Butler v. County of Maui, No. 1:2013cv00163 - Document 35 (D. Haw. 2013)
Court Description: ORDER GRANTING COUNTY OF MAUI'S MOTION TO DISMISS SECOND AMENDED COMPLAINT re 16 , 34 - Signed by CHIEF JUDGE SUSAN OKI MOLLWAY on 8/29/13. "The motion to dismiss is granted. Res judicata applies to bar Butler's S econd Amended Complaint in this court because Butler brought a prior state-court suit that involved the same parties and identical claims, and that terminated in a final judgment on the merits. The Clerk of Court is directed to enter judgment in f avor of the County of Maui and to close this case." (emt, )CERTIFICATE OF SERVICEParticipants registered to receive electronic notifications received this document electronically at the e-mail address listed on the Notice of Electronic Filing (NEF). Kurt Butler served by first class mail at the address of record on August 29, 2013.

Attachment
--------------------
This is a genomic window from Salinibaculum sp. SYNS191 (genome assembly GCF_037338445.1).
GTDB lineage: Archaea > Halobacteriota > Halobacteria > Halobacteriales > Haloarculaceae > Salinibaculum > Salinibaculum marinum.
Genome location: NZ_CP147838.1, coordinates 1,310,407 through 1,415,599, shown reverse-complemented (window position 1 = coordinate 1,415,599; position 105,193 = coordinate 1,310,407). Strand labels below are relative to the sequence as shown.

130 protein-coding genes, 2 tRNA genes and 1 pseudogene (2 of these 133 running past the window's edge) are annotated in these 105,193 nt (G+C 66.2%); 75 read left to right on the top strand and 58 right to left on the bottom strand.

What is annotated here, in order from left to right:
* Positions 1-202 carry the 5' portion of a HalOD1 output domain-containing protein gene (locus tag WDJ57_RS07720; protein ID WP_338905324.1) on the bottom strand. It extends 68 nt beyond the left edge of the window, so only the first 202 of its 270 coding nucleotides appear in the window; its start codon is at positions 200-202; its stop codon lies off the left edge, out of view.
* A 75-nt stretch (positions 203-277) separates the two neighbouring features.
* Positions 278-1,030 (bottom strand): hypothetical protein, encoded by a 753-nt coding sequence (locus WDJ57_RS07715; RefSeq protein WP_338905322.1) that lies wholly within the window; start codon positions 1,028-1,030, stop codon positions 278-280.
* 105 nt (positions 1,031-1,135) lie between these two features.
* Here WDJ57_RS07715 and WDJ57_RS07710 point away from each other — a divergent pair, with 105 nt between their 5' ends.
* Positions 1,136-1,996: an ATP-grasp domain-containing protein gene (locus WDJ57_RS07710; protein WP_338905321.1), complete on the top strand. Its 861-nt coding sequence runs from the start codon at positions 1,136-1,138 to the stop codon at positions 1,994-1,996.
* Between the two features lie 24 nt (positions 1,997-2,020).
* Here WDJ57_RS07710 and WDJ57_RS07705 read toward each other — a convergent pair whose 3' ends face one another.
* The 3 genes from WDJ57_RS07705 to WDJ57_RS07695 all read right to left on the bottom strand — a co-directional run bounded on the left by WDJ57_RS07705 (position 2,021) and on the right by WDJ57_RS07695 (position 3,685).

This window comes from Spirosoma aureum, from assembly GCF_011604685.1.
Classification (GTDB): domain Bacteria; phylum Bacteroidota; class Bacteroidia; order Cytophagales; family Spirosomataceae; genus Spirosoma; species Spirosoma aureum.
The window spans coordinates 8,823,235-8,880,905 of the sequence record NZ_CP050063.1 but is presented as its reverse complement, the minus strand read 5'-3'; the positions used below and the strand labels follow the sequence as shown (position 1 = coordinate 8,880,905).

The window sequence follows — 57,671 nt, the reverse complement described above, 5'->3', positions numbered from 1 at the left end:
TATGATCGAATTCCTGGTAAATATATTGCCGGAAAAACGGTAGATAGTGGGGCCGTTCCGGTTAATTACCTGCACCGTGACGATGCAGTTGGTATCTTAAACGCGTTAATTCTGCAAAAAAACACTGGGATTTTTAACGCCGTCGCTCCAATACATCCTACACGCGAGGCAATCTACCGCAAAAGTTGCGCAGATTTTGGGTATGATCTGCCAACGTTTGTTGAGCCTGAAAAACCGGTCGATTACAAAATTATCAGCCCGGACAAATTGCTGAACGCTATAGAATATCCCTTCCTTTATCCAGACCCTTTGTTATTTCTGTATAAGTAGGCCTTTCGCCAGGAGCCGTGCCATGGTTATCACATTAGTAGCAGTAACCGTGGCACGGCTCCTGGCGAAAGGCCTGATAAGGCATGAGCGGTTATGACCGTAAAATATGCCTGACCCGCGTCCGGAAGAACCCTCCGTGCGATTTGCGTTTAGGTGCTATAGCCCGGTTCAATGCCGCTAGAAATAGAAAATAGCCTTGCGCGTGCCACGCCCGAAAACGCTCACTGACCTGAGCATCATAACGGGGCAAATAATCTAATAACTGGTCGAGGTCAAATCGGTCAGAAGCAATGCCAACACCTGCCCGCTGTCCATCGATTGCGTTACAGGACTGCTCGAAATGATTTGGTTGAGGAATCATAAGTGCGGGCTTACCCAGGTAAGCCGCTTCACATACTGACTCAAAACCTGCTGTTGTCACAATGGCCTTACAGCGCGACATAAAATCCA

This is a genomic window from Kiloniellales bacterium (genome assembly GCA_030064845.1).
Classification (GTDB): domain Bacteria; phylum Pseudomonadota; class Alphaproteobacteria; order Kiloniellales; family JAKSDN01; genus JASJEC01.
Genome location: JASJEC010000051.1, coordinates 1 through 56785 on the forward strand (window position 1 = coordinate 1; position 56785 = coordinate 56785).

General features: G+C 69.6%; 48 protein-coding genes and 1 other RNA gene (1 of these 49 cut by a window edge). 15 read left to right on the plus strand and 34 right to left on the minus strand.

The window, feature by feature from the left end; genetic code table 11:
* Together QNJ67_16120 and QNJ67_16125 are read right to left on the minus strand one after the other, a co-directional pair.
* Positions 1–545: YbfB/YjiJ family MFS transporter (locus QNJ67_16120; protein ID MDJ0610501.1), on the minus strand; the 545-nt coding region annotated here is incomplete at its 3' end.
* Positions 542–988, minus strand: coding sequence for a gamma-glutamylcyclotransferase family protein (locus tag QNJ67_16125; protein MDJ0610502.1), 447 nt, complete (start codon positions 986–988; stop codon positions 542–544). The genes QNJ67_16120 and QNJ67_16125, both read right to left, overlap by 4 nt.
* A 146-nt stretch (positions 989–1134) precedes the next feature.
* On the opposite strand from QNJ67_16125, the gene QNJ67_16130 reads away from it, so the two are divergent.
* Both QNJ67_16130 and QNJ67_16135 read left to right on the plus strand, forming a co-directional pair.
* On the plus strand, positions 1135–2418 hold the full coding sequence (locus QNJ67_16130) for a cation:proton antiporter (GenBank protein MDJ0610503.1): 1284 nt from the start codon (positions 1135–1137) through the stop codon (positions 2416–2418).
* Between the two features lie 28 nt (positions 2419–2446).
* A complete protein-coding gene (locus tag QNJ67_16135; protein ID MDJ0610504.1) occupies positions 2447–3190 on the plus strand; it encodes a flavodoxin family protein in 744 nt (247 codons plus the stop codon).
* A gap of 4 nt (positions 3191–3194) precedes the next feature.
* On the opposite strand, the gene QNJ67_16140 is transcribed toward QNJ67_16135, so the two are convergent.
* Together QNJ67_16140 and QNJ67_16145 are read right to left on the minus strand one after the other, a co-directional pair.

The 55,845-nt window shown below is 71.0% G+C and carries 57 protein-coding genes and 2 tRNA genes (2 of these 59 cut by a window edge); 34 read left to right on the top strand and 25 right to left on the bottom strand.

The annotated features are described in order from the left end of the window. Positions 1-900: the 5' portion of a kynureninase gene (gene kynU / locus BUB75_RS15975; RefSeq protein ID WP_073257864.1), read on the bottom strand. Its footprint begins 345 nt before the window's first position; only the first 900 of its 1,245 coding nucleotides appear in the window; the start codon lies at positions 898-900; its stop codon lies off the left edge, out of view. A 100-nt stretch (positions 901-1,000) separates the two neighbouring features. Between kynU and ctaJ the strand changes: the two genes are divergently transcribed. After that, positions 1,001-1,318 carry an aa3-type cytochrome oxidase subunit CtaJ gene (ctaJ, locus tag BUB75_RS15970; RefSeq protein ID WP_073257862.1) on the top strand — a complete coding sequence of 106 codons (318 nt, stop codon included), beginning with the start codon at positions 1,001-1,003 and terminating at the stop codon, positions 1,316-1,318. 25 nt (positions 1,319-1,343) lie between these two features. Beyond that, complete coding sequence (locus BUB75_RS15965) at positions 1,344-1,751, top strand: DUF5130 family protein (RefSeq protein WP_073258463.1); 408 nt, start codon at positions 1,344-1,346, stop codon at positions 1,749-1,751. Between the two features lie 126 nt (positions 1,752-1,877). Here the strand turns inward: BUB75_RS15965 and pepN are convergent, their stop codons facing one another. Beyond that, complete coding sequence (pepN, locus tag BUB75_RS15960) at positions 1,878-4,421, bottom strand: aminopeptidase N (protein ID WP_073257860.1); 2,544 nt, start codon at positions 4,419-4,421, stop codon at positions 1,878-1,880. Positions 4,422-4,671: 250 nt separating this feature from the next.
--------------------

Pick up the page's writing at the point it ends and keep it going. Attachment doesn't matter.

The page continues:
Butler v. County of Maui Doc. 35 IN THE UNITED STATES DISTRICT COURT FOR THE DISTRICT OF HAWAII KURT BUTLER, ) ) Plaintiff, ) ) vs. ) ) COUNTY OF MAUI, ) ) Defendant. ) _____________________________ ) CIVIL NO. 13-00163 SOM/KSC ORDER GRANTING COUNTY OF MAUI’S MOTION TO DISMISS SECOND AMENDED COMPLAINT ORDER GRANTING COUNTY OF MAUI’S MOTION TO DISMISS SECOND AMENDED COMPLAINT I. INTRODUCTION. In this action, Plaintiff Kurt Butler seeks damages from Defendant County of Maui for violating his free speech rights under the First Amendment of the United States Constitution. The County of Maui has brought a motion under Rule 12(b)(6) of the Federal Rules of Civil Procedure, seeking dismissal of Butler’s Second Amended Complaint on the ground that res judicata bars Butler’s claims. II. The motion is granted. FACTUAL BACKGROUND AND PROCEDURAL HISTORY. On May 3, 2013, Plaintiff Kurt Butler filed his original Complaint, seeking damages from County of Maui under 42 U.S.C. §§ 1983, 1985, and 1986. Butler claimed that the County had violated his free speech rights under the First Amendment of Dockets.Justia.com the United States Constitution. Because Butler was also seeking leave to proceed without prepayment of the fee for commencing a civil action, this court screened the Complaint under 28 U.S.C. § 1915(e)(2)(B)(ii), which states that a court “shall dismiss” a pro se case “if the court determines that the action or appeal fails to state a claim on which relief may be granted.” See Denton v. Hernandez, 504 U.S. 25, 32 (1992); Calhoun v. Stahl, 254 F.3d 845, 845 (9th Cir. 2001) (applying 28 U.S.C. § 1915(e)(2)(B) to pro se cases brought by nonprisoners). This court, determining that the Complaint failed to allege a viable claim over which this court had jurisdiction, dismissed the Complaint and gave Butler leave to file an Amended Complaint. On May 15, 2013, Butler filed a First Amended Complaint, which was also dismissed for failure to allege a viable claim over which this court had jurisdiction. The court dismissed the First Amended Complaint and again denied the request to proceed in forma pauperis. On May 29, 2013, Butler filed a Second Amended Complaint, which is the subject of County’s present motion. The factual allegations of the Second Amended Complaint are similar to those of the original Complaint and First Amended Complaint. Although Butler again applied for in forma pauperis status, the court, noting that Butler appeared poised to receive a $15,000 settlement, stated that, upon such receipt, Butler had to pay the 2 court’s filing fee. EFC No. 14. Butler ultimately paid the fee. EFC No. 29. Butler claims that the County has infringed on his free speech rights in violation of the federal constitution. Butler says he began demonstrating on the public sidewalk in front of the Alive and Well Natural Health Emporium in Kahului, Maui, in 2003. See Second Amended Complaint ¶ 8. Butler further states that Alive and Well is owned by MDDR Health Solutions, Inc., which, in turn, is owned by Dennis, Darren, and Mona Jones. Id. According to Butler, by mid-2008, he had been arrested for protesting without a permit and had had his complaints of crimes by Alive and Well against him disregarded by the Maui Police Department. See id. ¶ 12. He alleges that, even when officers witnessed him being assaulted by employees of Alive and Well, no charges were brought against his assailants. Id. ¶ 13. This appears to be a reference to the alleged assault of March 24, 2007, described in the original Complaint in paragraphs 30 to 35. In the original Complaint, Butler alleged that he brought a civil suit for his March 2007 injuries against MDDR, the company that owned the store. The civil suit went to trial in state court from August 29 through September 1, 2011. Complaint ¶ 50. See Butler’s Second Amended Complaint alleges that the County “ensured that the officers would not testify 3 truthfully for Butler.” Second Amended Complaint ¶ 17. Butler says he subpoenaed Officers Gasmen and Sagawinit to testify, asking them to bring their reports to court. Id. ¶ 19. According to Butler, on the first day of trial, when Butler realized that the officers were not going to testify that day, he arranged for new subpoenas to compel the officers to testify the following day. Butler says that he was unable to serve Officer Sagawinit because the deputy corporation counsel refused to tell Butler where Sagawinit was, telling him instead in a hostile tone only that Sagawinit was “in the building.” Id. Butler states that he asked the deputy corporation counsel why she was being so hostile and was told, “Because you’re a troublemaker, an asshole and a nut. You’re crazy.” Id. ¶ 20. Although Butler was able to subpoena Officer Gasmen, Butler says Gasmen testified that he could not remember the incident. Id. ¶ 24. As noted in this court’s previous order dismissing the original Complaint, to the extent Butler may be asserting free speech claims pursuant to § 1983 based on events earlier than May 2011, those claims appear to be barred by the applicable two-year limitations period. See Beckstrand v. Read, 2012 WL 4490727 (D. Haw. Sept. 26, 2012) (applying two-year limitations period to § 1983 claim). Accord Pele Defense Fund v. Paty, 73 Haw. 578, 595, 837 P.2d 1247, 1259 (1992) (“We hold that the two-year statute of limitations set forth in HRS § 657–7 governs § 1983 4 actions.”). The only allegations of the First Amended Complaint that fall within the applicable two-year limitations period involve the trial in August and September of 2011. Based on Officer Gasmen’s testimony that he could not remember the 2007 alleged assault of Butler, the absence of a new subpoena for Officer Sagawinit, and the deputy corporation counsel’s alleged statement that she thought Butler was a “troublemaker, an asshole and a nut,” Butler seeks to compel the County to provide security for him as he demonstrates outside the Alive and Well store, among other things. The court previously dismissed Butler’s First Amended Complaint because the allegations, including those related to the 2011 trial, were not sufficiently clear for this court to discern the claims being asserted, and Butler provided no factual support for his 42 U.S.C. §§ 1985 and 1986 claims. Noting that Butler’s § 1983 claim also was not sufficiently clear, the court stated that, even assuming that a County of Maui employee had retaliated against Butler during the trial based on Butler’s speech, the County of Maui can only be held liable under § 1983 in one of three ways. First, the plaintiff may prove that a city employee committed the alleged constitutional violation pursuant to a formal governmental policy or a longstanding practice or custom which constitutes the standard operating 5 procedure of the local governmental entity. Second, the plaintiff may establish that the individual who committed the constitutional tort was an official with final policy-making authority and that the challenged action itself thus constituted an act of official governmental policy. Whether a particular official has final policy-making authority is a question of state law. Third, the plaintiff may prove that an official with final policy-making authority ratified a subordinate’s unconstitutional decision or action and the basis for it. Gillette v. Delmore, 979 F.2d 1342, 1346-47 (9th Cir. 1993) (citations and internal quotations omitted). In response, Butler’s Second Amended Complaint, filed on May 29, 2013, attempted to correct the deficiencies of his First Amended Complaint by including three new paragraphs, numbers 21, 23, and 27, which allege that the deputy corporation counsel was a County official with final policy-making authority whose acts constituted official County policy, and that the County’s actions during the trial were the culmination of the County’s long-standing practice of denying Butler his First Amendment rights. Second Amended Complaint ¶¶ 21, 23, and 27. On July 3, 2013, the County of Maui filed a Motion to Dismiss Second Amended Complaint by Plaintiff Kurt Butler, pursuant to Rule 12(b)(6) of the Federal Rules of Civil Procedure. The County argues that the doctrine of res judicata bars Butler’s Complaint in this court. See Memorandum in Support of Motion, ECF No. 16-1, PageID # 96. According to the County of 6 Maui, res judicata applies because (1) Butler raised the same allegations contained in his Second Amended Complaint in earlier state-court litigation, (2) the prior state-court action was also a suit by Butler against the County of Maui, and (3) the statecourt action ended in the dismissal of Butler’s suit with prejudice. Id. PageID # 97-8. On July 11, 2013, Butler filed his Reply to Defendant’s Motion to Dismiss Second Amended Complaint. While failing to address the County of Maui’s res judicata argument, the Reply does mention the County of Maui’s argument that “Prosecution of this action would impair the judgment the County received in the state court action[.]” PageID # 137. Reply to Motion to Dismiss, ECF No. 18, However, Butler treats that argument as a “novel definition” of the County’s own First Amendment rights rather than an argument relating to res judicata. III. Id. LEGAL STANDARD. On a Rule 12(b)(6) motion to dismiss, all allegations of material fact are taken as true and construed in the light most favorable to the nonmoving party. Fed’n of African Am. Contractors v. City of Oakland, 96 F.3d 1204, 1207 (9th Cir. 1996). Under Rule 12(b)(6), review is generally limited to the contents of the complaint. See Fed. R. Civ. P. 12(b)(6); Lee v. City of Los Angeles, 250 F.3d 668, 688 (9th Cir. 2001). If a court does consider extrinsic evidence, the Rule 12(b)(6) motion 7 is treated as one for summary judgment. Lee, 250 F.3d at 688. There are two exceptions to this rule, however. First, court consideration of extrinsic evidence does not convert a 12(b)(6) motion to a summary judgment motion when the evidence is “material which is properly submitted as part of the complaint.” Id. (quoting Branch v. Tunnell, 14 F.3d 449, 453 (9th Cir. 1994)). If the materials are not included with the complaint, a court may consider them if their “‘authenticity . . . is not contested’ and ‘the plaintiff’s complaint necessarily relies’ on them.’” Id. (quoting Parrino v. FHP, Inc., 146 F.3d 699, 705–06 (9th Cir. 1998)). Second, and relevant to this case, a court may also “take judicial notice of ‘matters of public record’ without converting a motion to dismiss into a motion for summary judgment,” as long as the facts noticed are not “subject to reasonable dispute.” Intri-Plex Techs., Inc. v. Crest Grp., Inc., 499 F.3d 1048, 1052 (9th Cir. 2007) (quoting Lee, 250 F.3d at 689). According to Rule 201(b) of the Federal Rules of Evidence, “[t]he court may judicially notice a fact that is not subject to reasonable dispute because it (1) is generally known within the trial court’s territorial jurisdiction; or (2) can be accurately and readily determined from sources whose accuracy See Fed. R. Evid. 201(b) cannot reasonably be questioned. (2011). “The court (1) may take judicial notice on its own; or 8 (2) must take judicial notice if a party requests it and the court is supplied with the necessary information.” Id. “Matters of public record” include, among other things, records and reports of administrative bodies, Barron v. Reich, 13 F.3d 1370, 1377 (9th Cir. 1994), state statutes or city ordinances, Toney v. Burris, 829 F.2d 622, 627 (7th Cir. 1987), or “proceedings in other courts, both within and without the federal judicial system, if those proceedings have a direct relation to the matters at issue.” U.S. ex rel Robinson Rancheria Citizens Council v. Borneo, Inc., 971 F.2d 244, 248 (9th Cir. 1992); see also In re Am. Cont’l Corp./Lincoln Sav. & Loan Sec. Litig., 102 F.3d 1524, 1537 (9th Cir. 1996), rev’d on other grounds sub nom. Lexecon Inc. v. Milberg Weiss Bershad Hynes & Lerach, 523 U.S. 26 (1998). A court may take judicial notice of a “matter of public record” in order to consider “the truth of the facts recited therein,” because such facts are “subject to reasonable dispute.” Lee, 250 F.3d at 690 (quoting Southern Cross Overseas Agencies, Inc. v. Wah Kwong Shipping Grp. Ltd., 181 F.3d 410, 426–27 (3rd Cir. 1999)); Fed. R. Evid. 201(b). However, a court may take judicial notice of the existence of a document or judgment, Lee, 250 F.3d at 690, and, by extension, the existence of claims, arguments, conclusions, opinions, or allegations within the document or judgment, because the existence of such statements is 9 not subject to reasonable dispute. See Shaw v. Hahn, 56 F.3d 1128, 1129 (9th Cir. 1995) (taking judicial notice, on a 12(b)(6) motion, of the judge’s statements in an order). IV. ANALYSIS. The County of Maui asserts that res judicata bars Butler’s claims. Generally speaking, claim preclusion, or res judicata, prohibits a party from relitigating a previously adjudicated cause of action. The preclusive effect in this court of a Hawaii state court decision is determined by Hawaii law. MHC Fin. Ltd. P’ship v. City of San Rafael, 714 F.3d 1118, 1125 (9th Cir. 2013) (quoting Adam Bros. Farming, Inc. v. Cnty. of Santa Barbara, 604 F.3d 1142, 1148 (9th Cir. 2010) (“When applying res judicata to a state court decision, we ‘give the same preclusive effect to [that] judgment as another court of that State would give,’ meaning that we apply res judicata as adopted by that state.") (alteration in original)); Pedrina v. Chun, 97 F.3d 1296, 1301 (9th Cir. 1996) (“In determining whether a prior state court action bars a subsequent federal action, the federal court must look to the res judicata principles of the state court in which the judgment was rendered.”). Under Hawaii law, the doctrine of res judicata applies when: 1) the claim asserted in the action in question was or could have been asserted in the prior action, 2) the parties in the present action are identical to, or in privity with, the 10 parties in the prior action, and 3) a final judgment on the merits was rendered in the prior action. Pedrina, 97 F.3d at 1301 (citing Santos v. State of Hawaii, 64 Haw. 648, 646 P.2d 962, 966 (1982)); E. Sav. Bank, FSB v. Esteban, 129 Haw. 154, 159, 296 P.3d 1062, 1067 (2013) (quoting Bremer v. Weeks, 104 Haw. 53, 54, 85 P.3d 150, 161 (2004) (“The party asserting claim preclusion has the burden of establishing that (1) there was a final judgment on the merits, (2) both parties are the same or in privity with the parties in the original suit, and (3) the claim decided in the original suit is identical with the one presented in the action in question.”)). As discussed above, a court does not convert a motion to dismiss into a motion for summary judgment when it takes judicial notice of “matters of public record” that are not subject to reasonable dispute. 1052. Intri-Plex Techs., 499 F.3d at The relevant prior action, according to the County of Maui, is a case that Butler brought in the Circuit Court of the Second Circuit, State of Hawaii, against the County of Maui, its deputy corporation counsel, and Officers Gasmen and Sagawinit. See Exhibit A to County of Maui’s Memorandum in Support of Motion, ECF No. 16-3. Because these are “matters of public record” that are not subject to reasonable dispute, such judicial notice does convert County of Maui’s Rule 12(b)(6) motion into one for summary judgment. Accordingly, in addressing the County 11 of Maui’s res judicata argument, this court can, and does, takes judicial notice of the following: the existence of the prior Second Circuit Court case, the case docket, and the allegations and claims Butler presented in the Complaint filed in the state court. A. Same Claims. First, for res judicata to apply in this case, the claims Butler asserted in this action either must have been asserted or must have been capable of being asserted in the prior action. See Pedrina, 97 F.3d at 1301 (citing Santos v. State of Hawaii, 64 Haw. 648, 646 P.2d 962, 966 (1982)). Under Hawaii law, to determine whether a litigant is asserting the same claim in a second action, the court must look to whether the “claim” asserted in the second action arises out of the same transaction, or series of connected transactions, as the "claim" asserted in the first action. See Kauhane v. Acutron Co., 71 Haw. 458, 464, 795 P.2d 276, 279 (1990); accord Pedrina, 97 F.3d at 1301. In this case, the claims asserted by Butler not only arose out of the same transaction, they are identical to those raised in the state court. In his state-court Complaint, Butler alleged that the County of Maui, its deputy corporation counsel, and Officers Gasmen and Sagawinit violated his free-speech rights under the First Amendment of the United States Constitution in connection with his protests in front of MDMR, his conversations 12 with the deputy corporation counsel at the 2011 trial, and his inability to subpoena Officer Sagawinit at the same trial. See Second Circuit Complaint in Exhibit A to County of Maui’s Memorandum in Support of Motion, ECF No. 16-3. In fact, many of the paragraphs in the Second Amended Complaint, filed in this court, use language nearly identical to the Second Circuit Complaint in raising the same factual allegations and legal claims. Compare Second Amended Complaint ¶¶ 1-2, 8, 10, 19, 20, 22, 25, 29-30, with Second Circuit Complaint in Exhibit A, ECF No. 16-3, ¶¶ 1-2, 9-10, 78-80, 82, 84, 87, 92. Accordingly, the first prong of the test for the res judicata doctrine is satisfied. B. Same Parties. The second prong of the res judicata test is also satisfied. The parties in this action–-Butler and the County of Maui–-were parties in the prior Second Circuit Court action. C. Final Judgment On the Merits. The third prong–-whether there was a final judgment on the merits–-is also satisfied. Under Hawaii law, a dismissal with prejudice is an adjudication on the merits of all issues that were raised or could have been raised in the pleadings. Land v. Highway Const. Co., 64 Haw. 545, 551, 645 P.2d 295, 299 (1982) (“Generally, a dismissal ‘with prejudice’, is an adjudication on the merits of all the issues that were raised or 13 could have been raised in the pleadings. Thus, subsequent litigation involving the same claims would be barred by res judicata.”). However, a dismissal without prejudice is not an adjudication on the merits for purposes of the doctrine of res judicata. Id. (“a dismissal without prejudice does not operate as an adjudication on the merits wherein the doctrine of res judicata would have no effect. Parties are not barred from bringing a subsequent action on the same cause and are free to litigate the issue as though no action had been commenced.”). Under Hawaii law, a “judgment is final where the time to appeal has expired without appeal being taken.” Glover, Ltd. v. Fong, 42 Haw. 560, 574 (1958); E. Sav. Bank, FSB v. Esteban, 129 Haw. 154, 160, 296 P.3d 1062, 1068. “It follows from Glover that where an appeal has been taken, a judgment of the trial court is not final, at least for purposes of res judicata.” Littleton v. State, 6 Haw. App. 70, 75, 708 P.2d 829, 833, aff’d, 68 Haw. 220, 708 P.2d 824 (1985). at 1401. Accord Pedrina, 906 F. Supp. When an appeal is taken, judgment becomes final under Hawaii law when the appeal is decided. See Kauhane, 71 Haw. at 465, 795 P.2d at 279 (“Plaintiff, however, withdrew his appeal and thereby foreclosed review by this court. Once that appeal was withdrawn, the circuit court’s judgment became final for res judicata purposes.”); Glover, 42 Haw. at 574 (“The adjudication in the mandamus case is final because the United States Court of 14 Appeals of the Ninth Circuit dismissed defendant’s appeal on the ground of his failure to file the record on appeal and docket the appeal within the prescribed time.”). Appeals in civil cases, according to Rule 4(a) of the Hawaii Rules of Appellate Procedure, generally must be filed within 30 days after entry of the judgment, unless there is a showing of good cause to extend the time for filing a notice of appeal or the time to appeal has been affected by post-judgment motions. In the present case, an Order Granting the County of Maui, Moana Lutey, Samuel Gasmen, and Mary Sagawinit’s Motion to Dismiss Complaint was filed on March 6, 2012. See Exhibit B to County of Maui’s Memorandum in Support of Motion, ECF No. 16-4. Because the order of dismissal on the County of Maui’s Rule 12(b)(6) motion was with prejudice, id., the order operates as an adjudication on the merits. See Caires v. Kualoa Ranch, Inc., 6 Haw. App. 52, 57, 708 P.2d 848, 851 (1985) (citing Haw. R. Civ. P. 41(b) in concluding that a Rule 12(b)(6) dismissal is a judgment on the merits). The court takes judicial notice of the docket of the prior Second Circuit Court action, which includes no evidence of an appeal by Butler of the dismissal. See Kurt Butler vs County of Maui et al. Document List, Ho’ohiki, http://hoohiki1.courts.state.hi.us/jud/Hoohiki/JSAPM51F5.jsp?star tseq=1 (last visited Aug. 20, 2013). 15 Accordingly, the prior action terminated in a final judgment on the merits, thus satisfying the third prong of res judicata. Notably, at the hearing on the present motion, Butler conceded that the state-court action involved the very claims before this court. V. CONCLUSION. The motion to dismiss is granted. Res judicata applies to bar Butler’s Second Amended Complaint in this court because Butler brought a prior state-court suit that involved the same parties and identical claims, and that terminated in a final judgment on the merits. The Clerk of Court is directed to enter judgment in favor of the County of Maui and to close this case. IT IS SO ORDERED DATED: Honolulu, Hawaii, August 29, 2013. /s/ Susan Oki Mollway Susan Oki Mollway Chief United States District Judge Butler v. County of Maui, Civil No. 13-00163 SOM-KSC; ORDER DISMISSING FIRST AMENDED COMPLAINT; ORDER DENYING AS MOOT APPLICATION TO PROCEED IN FORMA PAUPERIS 16